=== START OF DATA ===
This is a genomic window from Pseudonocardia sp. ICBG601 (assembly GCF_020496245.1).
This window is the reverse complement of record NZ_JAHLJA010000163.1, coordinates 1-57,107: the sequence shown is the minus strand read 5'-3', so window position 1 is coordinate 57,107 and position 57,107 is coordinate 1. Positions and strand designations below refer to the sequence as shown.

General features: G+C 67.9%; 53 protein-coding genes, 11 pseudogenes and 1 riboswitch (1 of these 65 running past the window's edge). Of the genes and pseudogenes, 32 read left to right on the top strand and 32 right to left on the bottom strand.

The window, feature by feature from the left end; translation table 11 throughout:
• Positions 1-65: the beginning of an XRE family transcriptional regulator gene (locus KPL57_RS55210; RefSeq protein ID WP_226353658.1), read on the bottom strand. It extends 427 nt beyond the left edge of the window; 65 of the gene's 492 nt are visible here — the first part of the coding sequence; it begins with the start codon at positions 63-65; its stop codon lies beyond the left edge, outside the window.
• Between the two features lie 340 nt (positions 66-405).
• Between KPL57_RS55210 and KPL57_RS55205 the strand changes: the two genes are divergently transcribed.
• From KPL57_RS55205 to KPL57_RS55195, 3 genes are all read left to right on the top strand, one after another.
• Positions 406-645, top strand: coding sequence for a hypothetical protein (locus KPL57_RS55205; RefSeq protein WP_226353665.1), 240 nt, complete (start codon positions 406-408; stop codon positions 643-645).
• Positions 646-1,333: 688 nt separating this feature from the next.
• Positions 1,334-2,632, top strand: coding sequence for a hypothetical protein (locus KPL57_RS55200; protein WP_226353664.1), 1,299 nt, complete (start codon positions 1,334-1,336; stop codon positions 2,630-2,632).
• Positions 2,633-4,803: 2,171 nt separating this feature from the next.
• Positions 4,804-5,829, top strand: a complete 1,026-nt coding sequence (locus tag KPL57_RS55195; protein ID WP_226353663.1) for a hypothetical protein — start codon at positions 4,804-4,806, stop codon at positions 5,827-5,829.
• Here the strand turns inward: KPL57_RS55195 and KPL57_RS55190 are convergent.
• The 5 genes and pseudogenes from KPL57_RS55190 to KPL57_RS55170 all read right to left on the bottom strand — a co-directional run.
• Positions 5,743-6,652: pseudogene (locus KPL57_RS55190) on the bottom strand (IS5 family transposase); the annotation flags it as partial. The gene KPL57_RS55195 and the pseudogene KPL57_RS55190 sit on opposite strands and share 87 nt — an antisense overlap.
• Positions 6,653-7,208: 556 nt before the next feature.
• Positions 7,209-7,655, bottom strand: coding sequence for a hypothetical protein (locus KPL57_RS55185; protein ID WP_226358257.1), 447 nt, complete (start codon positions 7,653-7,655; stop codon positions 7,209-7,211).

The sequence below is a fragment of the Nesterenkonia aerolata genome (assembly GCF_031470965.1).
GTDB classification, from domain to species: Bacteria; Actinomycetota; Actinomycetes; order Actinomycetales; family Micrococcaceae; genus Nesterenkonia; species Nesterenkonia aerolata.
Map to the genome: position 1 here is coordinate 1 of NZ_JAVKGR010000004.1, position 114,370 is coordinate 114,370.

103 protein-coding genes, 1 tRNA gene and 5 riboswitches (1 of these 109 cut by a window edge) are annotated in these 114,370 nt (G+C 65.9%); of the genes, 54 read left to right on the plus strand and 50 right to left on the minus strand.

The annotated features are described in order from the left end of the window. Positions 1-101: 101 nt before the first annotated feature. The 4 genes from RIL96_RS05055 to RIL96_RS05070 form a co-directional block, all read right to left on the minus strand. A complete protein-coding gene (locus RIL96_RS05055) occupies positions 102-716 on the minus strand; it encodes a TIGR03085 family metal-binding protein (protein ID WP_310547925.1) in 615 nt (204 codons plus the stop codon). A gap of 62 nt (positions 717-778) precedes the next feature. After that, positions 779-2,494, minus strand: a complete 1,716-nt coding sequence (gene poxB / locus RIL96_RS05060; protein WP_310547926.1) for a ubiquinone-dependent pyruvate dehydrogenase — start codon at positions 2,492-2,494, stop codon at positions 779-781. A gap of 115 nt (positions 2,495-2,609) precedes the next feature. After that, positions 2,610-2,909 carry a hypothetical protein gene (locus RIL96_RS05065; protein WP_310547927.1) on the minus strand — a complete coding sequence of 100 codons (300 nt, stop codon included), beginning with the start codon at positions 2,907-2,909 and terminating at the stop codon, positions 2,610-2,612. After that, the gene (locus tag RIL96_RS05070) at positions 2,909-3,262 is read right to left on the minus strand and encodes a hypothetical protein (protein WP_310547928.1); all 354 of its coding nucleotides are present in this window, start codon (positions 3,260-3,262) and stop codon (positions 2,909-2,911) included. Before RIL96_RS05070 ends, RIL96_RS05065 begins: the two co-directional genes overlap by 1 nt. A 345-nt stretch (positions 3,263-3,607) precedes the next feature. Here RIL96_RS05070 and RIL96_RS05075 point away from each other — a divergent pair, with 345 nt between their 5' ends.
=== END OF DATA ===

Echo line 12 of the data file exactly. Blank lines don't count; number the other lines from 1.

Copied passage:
• Positions 2,633-4,803: 2,171 nt separating this feature from the next.